All summer long I was obsessed with sheds—I wanted one, an old one of course, for my garden but never found the perfect one or the owner of the perfect one, except for the case of a southeastern New Hampshire shed whose owner would not sell to me (and frankly, if she had said yes, I’m not sure how I would have dislodged and transported it to Salem as my husband does not share my shed obsession). Sheds, carriage houses, even mundane garages, are all just accessory units to their main structures according to architectural classification, and I’ve got two AMAZING accessory units today: a permanent structure in Salem and a temporary “folly” in Marblehead. Here they are:
Yes, one man has constructed a Samuel McIntire tea or summer house as a permanent accessory to his Salem Federal house near the public library, while another has built a fantasy ghost ship into/ out of his Marblehead garage—for the Halloween season only! Two disciplined and talented visionaries in adjoining towns! Marblehead architect Tom Saltsman, who you can read about here, is responsible for the ghost ship Oceanna, while my friend John Hermanski has been building the McIntire tea house over the past few years: I’ve been waiting, waiting, and waiting to feature it here, and finally last month it looked perfect, except for the McIntire urns he wants to add along the roofline. His inspiration is readily apparent in extant drawings of the McIntire outbuildings flanking the fabulous—and fleeting—-Derby mansion which once stood on Essex Street where Derby Square now is, as well as a couple of surviving McIntire pavilions: the Derby or McIntire Tea House at Glen Magna in Danvers (1793-94), and the Derby-Beebe Summer House (1799), which was originally located in Wakefield, Massachusetts and removed to the Essex Institute in Salem in the twentieth century.
The new McIntire-Hermanksi Tea House on Monroe Street, the old McIntire Tea House on the grounds of the Peabody Essex Museum, and Charles Bulfinch’s sketch of the Derby Mansion by McIntire, with its flanking outbuildings, c. 1795, Phillips Library, PEM.
I’m not sure what Mr. Saltsman’s inspiration was: Pirates of the Caribbean, perhaps? It’s an ephemeral creation that will likely be gone by the time you read this (he says that he “loves that it goes away”), but fair warning for next Halloween as he has a 15-year track record of diverse constructions.
We in Salem are fortunate to be able to gaze at John Hermanski’s mini-McIntire House in all seasons, either from across the driveway of the beautiful Federal house which adjoins it or from Essex Street, as the house sits right in back of the Salem Public Library’s side lawn: in fact, my favorite photograph of the house, an Arthur Griffin black-and-white from circa 1950, has this vantage point. But that view doesn’t show the ultimate accessory which stands there now.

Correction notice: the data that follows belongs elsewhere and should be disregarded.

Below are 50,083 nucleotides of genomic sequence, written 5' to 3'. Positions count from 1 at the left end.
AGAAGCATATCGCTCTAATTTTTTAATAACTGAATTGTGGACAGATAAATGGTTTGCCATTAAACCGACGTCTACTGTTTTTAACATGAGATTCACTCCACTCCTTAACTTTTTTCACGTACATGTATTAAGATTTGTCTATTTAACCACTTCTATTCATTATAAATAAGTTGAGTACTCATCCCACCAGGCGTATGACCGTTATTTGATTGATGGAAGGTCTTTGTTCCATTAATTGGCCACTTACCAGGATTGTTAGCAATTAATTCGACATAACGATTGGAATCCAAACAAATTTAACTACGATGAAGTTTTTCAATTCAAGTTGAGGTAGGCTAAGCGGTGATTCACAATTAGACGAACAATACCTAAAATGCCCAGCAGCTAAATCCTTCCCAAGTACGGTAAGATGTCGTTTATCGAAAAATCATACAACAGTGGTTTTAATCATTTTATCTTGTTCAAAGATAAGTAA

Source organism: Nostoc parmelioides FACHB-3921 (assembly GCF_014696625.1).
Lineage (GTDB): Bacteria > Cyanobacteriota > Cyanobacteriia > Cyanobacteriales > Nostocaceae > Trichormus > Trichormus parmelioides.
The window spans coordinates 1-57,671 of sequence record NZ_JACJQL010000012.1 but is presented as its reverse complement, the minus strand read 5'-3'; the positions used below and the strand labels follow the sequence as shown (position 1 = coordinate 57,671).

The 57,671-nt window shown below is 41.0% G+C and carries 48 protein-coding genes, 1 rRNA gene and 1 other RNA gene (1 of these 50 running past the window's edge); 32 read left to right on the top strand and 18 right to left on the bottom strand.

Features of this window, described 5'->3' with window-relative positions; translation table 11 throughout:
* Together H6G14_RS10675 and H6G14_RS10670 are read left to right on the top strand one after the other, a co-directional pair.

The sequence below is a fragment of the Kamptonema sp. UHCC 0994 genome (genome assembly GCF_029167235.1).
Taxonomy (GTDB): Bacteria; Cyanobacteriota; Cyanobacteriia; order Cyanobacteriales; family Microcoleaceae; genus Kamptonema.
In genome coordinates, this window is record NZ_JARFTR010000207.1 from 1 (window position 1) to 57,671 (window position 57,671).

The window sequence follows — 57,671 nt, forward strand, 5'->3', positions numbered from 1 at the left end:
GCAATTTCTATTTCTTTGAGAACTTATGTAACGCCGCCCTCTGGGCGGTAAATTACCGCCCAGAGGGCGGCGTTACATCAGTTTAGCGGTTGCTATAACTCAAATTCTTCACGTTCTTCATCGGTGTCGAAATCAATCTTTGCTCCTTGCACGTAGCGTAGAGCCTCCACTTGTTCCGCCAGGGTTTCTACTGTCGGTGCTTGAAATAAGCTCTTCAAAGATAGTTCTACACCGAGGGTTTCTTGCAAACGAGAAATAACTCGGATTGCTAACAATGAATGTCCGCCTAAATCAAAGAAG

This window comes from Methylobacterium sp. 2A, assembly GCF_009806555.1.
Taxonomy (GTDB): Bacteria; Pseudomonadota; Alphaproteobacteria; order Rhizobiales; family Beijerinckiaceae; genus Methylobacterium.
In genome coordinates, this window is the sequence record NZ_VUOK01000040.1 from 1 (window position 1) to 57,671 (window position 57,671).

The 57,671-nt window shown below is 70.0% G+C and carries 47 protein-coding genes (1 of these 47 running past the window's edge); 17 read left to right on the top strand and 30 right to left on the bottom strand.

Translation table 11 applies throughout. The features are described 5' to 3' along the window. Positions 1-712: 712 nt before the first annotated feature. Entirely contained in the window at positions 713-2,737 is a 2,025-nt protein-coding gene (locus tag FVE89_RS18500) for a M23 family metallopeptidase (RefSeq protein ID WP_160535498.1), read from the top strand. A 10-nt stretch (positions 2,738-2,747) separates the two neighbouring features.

The John Hermanski-Barbara Taylor House on Monroe Street in Salem, 2019 (+accessory) and c. 1950, Digital Commonwealth.
November 3rd, 2019 at 7:29 am
Hi Donna, that lovely “tea house” being built by your friend John Hermanski caught my eye. What a worthwhile project. You then mentioned “the Derby-Beebe Summer House (1799), which was originally located in Wakefield, Massachusetts and removed to the Essex Institute in Salem in the twentieth century.”
The beautiful Beebe Federalist mansion (sans tea house) still stands majestically at 142 Main Street, Wakefield on the shores of Lake Quannapowitt. Tradition suggests that the original farmhouse was remodeled by famed Salem architect Samuel McIntire.
The Beebe family was quite influential in Wakefield. For example, in 1916 the town had purchased a desirable lot in the center of town for a public library. Junius Beebe then offered $60,000 to build the structure in memory of his father Lucius Beebe. He engaged the services of Ralph Adams Cram (1863-1942), famed architect associated with the design of so many buildings at Princeton. This building is a gem and worth a visit to Wakefield for architectural enthusiasts to explore it.
November 3rd, 2019 at 7:51 am
Helen—I’ve driven by, but never been inside: is it privately owned/or ever open to the public?
November 3rd, 2019 at 9:13 am
Donna, to my knowlege, the property is privately owned. You might check with the Wakefield Historical Society to find out more.
November 3rd, 2019 at 11:58 am
That “shed” is stunning. I hope it will be there for generations to come. It fits in beautifully in that area.
November 3rd, 2019 at 12:09 pm
November 5th, 2019 at 2:35 pm
I’m reminded of the Shirley Shaker “infirmary” building, originally an early 19th century shop building, that was moved and restored several years ago as a residential building.
November 5th, 2019 at 7:26 pm
Well obviously I have to go and see that!
November 5th, 2019 at 8:45 pm
It’s now north of the common at Shirley Center. I’ve not been through recently enough to give good directions, but here’s an article, and Meredith Marcincewicz of the Shirley Historical Society is a good contact.
November 5th, 2019 at 8:51 pm
Thanks, Brian: I look for any opportunity to take a road trip, and this is a good one!
November 5th, 2019 at 9:20 pm
Besides the infirmary, you can drive by the “tavern” the Shirley Shakers bought after the Civil War to house guests. It’s at the corner of the Old Union Turnpike and Shirley Road, just off the exit from route 2.
The biggest remnant of Shirley Shaker Village are several buildings on the grounds of MCI-Shirley; Shirley Historical Society arranges tours, because the prison’s a bit skittish about historians running loose on the grounds.